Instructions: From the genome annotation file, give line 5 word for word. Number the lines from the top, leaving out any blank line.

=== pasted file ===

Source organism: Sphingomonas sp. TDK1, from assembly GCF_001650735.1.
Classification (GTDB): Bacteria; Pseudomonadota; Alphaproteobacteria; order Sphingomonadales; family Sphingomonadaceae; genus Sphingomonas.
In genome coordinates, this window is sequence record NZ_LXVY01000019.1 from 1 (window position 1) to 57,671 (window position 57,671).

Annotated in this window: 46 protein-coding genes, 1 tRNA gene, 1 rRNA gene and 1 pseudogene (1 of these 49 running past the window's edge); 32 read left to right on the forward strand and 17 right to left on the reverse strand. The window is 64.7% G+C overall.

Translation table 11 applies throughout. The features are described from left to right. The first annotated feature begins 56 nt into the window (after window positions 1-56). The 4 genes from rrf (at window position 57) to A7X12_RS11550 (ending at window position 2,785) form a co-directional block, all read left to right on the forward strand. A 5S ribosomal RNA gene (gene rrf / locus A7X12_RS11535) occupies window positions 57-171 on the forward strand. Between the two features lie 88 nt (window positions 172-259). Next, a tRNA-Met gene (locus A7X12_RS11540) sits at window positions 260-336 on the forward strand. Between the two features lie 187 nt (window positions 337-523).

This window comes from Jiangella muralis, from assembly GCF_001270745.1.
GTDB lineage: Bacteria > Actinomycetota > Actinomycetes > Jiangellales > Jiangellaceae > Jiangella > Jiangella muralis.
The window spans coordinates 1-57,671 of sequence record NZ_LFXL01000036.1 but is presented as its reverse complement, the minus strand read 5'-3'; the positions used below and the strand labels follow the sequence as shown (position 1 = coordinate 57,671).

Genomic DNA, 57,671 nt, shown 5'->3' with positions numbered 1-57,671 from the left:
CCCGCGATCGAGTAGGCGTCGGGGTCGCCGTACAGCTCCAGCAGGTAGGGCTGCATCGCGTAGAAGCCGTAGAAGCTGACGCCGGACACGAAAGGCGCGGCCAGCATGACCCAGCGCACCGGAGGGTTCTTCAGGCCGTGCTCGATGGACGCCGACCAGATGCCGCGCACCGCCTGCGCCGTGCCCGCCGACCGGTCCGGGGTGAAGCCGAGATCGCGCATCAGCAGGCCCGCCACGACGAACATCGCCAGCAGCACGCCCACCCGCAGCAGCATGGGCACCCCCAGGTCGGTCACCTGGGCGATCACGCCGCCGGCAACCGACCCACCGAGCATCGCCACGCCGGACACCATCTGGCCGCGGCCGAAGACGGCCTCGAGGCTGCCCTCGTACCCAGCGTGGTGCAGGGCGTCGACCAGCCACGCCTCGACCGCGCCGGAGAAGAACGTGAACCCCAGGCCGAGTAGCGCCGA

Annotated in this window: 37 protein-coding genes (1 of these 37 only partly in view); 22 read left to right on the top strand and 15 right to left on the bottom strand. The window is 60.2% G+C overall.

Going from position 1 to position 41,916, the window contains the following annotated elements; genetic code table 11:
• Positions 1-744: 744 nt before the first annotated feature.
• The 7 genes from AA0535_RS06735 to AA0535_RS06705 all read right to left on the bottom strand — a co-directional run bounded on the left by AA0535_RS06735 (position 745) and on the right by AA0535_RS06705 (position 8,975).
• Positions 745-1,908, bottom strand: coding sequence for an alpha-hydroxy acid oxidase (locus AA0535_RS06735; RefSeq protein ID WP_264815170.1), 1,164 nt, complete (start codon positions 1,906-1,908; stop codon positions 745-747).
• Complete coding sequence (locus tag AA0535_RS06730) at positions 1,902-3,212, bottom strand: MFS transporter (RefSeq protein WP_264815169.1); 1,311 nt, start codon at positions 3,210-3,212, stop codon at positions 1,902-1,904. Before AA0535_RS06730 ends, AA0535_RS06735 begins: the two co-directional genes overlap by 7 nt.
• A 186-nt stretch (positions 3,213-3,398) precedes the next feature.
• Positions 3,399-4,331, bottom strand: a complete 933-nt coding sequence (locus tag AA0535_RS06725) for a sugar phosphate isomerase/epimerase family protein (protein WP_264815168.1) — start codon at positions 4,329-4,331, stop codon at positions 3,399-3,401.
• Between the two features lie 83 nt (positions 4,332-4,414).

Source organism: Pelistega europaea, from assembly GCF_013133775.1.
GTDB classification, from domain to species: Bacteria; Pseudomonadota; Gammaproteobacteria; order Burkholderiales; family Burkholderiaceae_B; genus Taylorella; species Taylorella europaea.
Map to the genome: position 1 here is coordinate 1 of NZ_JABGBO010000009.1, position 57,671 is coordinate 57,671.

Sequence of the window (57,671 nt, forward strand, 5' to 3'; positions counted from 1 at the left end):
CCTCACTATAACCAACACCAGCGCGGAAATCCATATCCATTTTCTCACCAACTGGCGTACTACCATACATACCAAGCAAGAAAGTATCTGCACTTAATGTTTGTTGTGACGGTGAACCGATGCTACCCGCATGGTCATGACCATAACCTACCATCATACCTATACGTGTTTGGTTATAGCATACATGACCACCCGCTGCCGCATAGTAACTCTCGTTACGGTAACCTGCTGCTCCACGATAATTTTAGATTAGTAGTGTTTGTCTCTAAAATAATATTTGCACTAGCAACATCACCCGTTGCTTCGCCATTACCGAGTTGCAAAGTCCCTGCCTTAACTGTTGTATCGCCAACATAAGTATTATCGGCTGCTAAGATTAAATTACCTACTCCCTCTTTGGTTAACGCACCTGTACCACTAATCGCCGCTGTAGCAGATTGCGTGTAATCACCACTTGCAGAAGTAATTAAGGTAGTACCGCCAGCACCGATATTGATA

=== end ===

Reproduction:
Translation table 11 applies throughout. The features are described from left to right. The first annotated feature begins 56 nt into the window (after window positions 1-56). The 4 genes from rrf (at window position 57) to A7X12_RS11550 (ending at window position 2,785) form a co-directional block, all read left to right on the forward strand. A 5S ribosomal RNA gene (gene rrf / locus A7X12_RS11535) occupies window positions 57-171 on the forward strand. Between the two features lie 88 nt (window positions 172-259). Next, a tRNA-Met gene (locus A7X12_RS11540) sits at window positions 260-336 on the forward strand. Between the two features lie 187 nt (window positions 337-523).